I bet I'm not the only person here who never even knew there WERE words to "Taps"...

I've heard it played on the bugle a thousand times, but never once do I recall hearing somebody sing to it.  That alone would have been worth the price of admission.

And those who have heard it before couldn't sing past "Day is done, gone the sun..." before starting to mumble.

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Posted (edited)

Well then, here for the edification of all are the lyrics to "Taps." Please note I TRIED to reduce the spacing between each line, but this infernal text module forces a massive space after each paragraph and I don't know how to change the setting:

1. Day is done,

Gone the sun,

From the hills,

From the lake,

From the skies.

All is well,

Safely rest,

God is nigh.

2. Go to sleep,

Peaceful sleep,

May the soldier

Or sailor,

God keep.

On the land

Or the deep,

Safe in sleep.

3. Love, good night,

Must thou go,

When the day,

And the night

Need thee so?

All is well.

Speedeth all

To their rest.

4. Fades the light;

And afar

Goeth day,

And the stars

Shineth bright,

Fare thee well,

Day has gone,

Night is on.

5. Thanks and praise,

For our days.

'Neath the sun,

'Neath the stars,

'Neath the sky,

As we go,

This we know,

God is nigh.

Edited by The Latin Scot
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Wow!  I had no idea it went on so long either.

Guess I'll end up being one of those people Saltface describes, mumbling everything beyond "Day is done, gone the sun".

Cheers!

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On 6/6/2019 at 12:35 PM, The Latin Scot said:

Well then, here for the edification of all are the lyrics to "Taps."

I have done the first verse many times, second a few; don't think I have ever done 3 or 4.

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On 5/23/2019 at 4:17 PM, MikeS72 said:

The other thing to remember when retiring flags, particularly with younger scouts, is the hazard presented by melting and dripping synthetic fabrics.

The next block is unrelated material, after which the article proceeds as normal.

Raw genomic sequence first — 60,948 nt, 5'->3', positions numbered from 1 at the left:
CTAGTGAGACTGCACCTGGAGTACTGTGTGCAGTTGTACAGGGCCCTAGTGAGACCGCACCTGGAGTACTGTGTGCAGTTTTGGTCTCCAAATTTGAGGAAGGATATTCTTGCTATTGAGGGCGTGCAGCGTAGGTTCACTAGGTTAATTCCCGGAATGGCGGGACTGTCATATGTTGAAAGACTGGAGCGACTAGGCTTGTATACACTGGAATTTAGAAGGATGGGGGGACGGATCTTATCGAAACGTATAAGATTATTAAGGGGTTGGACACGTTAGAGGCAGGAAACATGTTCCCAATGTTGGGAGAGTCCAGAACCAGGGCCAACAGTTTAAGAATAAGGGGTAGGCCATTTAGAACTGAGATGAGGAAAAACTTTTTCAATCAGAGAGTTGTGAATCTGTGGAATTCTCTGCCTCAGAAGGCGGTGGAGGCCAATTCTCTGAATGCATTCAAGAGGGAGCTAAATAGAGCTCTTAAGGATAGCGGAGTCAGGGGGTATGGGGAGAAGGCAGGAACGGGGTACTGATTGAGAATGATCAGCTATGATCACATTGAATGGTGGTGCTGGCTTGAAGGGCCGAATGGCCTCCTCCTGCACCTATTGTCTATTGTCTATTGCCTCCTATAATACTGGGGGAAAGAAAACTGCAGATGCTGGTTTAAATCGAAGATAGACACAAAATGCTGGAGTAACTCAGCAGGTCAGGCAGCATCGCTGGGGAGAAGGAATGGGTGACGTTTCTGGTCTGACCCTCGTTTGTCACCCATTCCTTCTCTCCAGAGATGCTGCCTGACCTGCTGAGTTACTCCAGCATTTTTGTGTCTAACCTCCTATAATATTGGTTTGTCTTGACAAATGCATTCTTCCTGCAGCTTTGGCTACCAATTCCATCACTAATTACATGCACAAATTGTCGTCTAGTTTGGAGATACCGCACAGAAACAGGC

I had a nice discussion with a fellow ASM about doing flag retirement, and I recalled this point being made here.  Unfortunately, it seems to have gotten swept under the rug, which is unfortunate in this fast-changing world we live in.

In today's world, most of the flags we display are made of synthetics (plastic).  While the flag code tells us to retire flags respectfully "preferably by burning", that causes lots of potentially toxic fumes that not only can cause health issues, but frankly, just plain smell bad.

How DO people dispose of an old flag made of synthetic material? 

I've heard that some people recommend cutting the flag in some manner and then recycling it, but this doesn't seem as dignified as burning.  I'm also worried that many recyclers don't really recycle --- they just dump in a landfill anyway, or they ship the materials oversees where an out-of-sight-out-of-mind entity throws them in a landfill. This has become increasingly problematic now that China wants its incoming "recyclable" material to be cleaner than they demanded in the past. 

Is it okay to run a cut flag through a shredder?  Would that be considered "dignified"?

Should we just accept the risk of noxious fumes and burn synthetic flags like we do cotton flags?

What's the best thing do do?

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I've noticed protesters don't seem to mind the fumes, and I've never heard an environment activist complain on CNN. 

Barry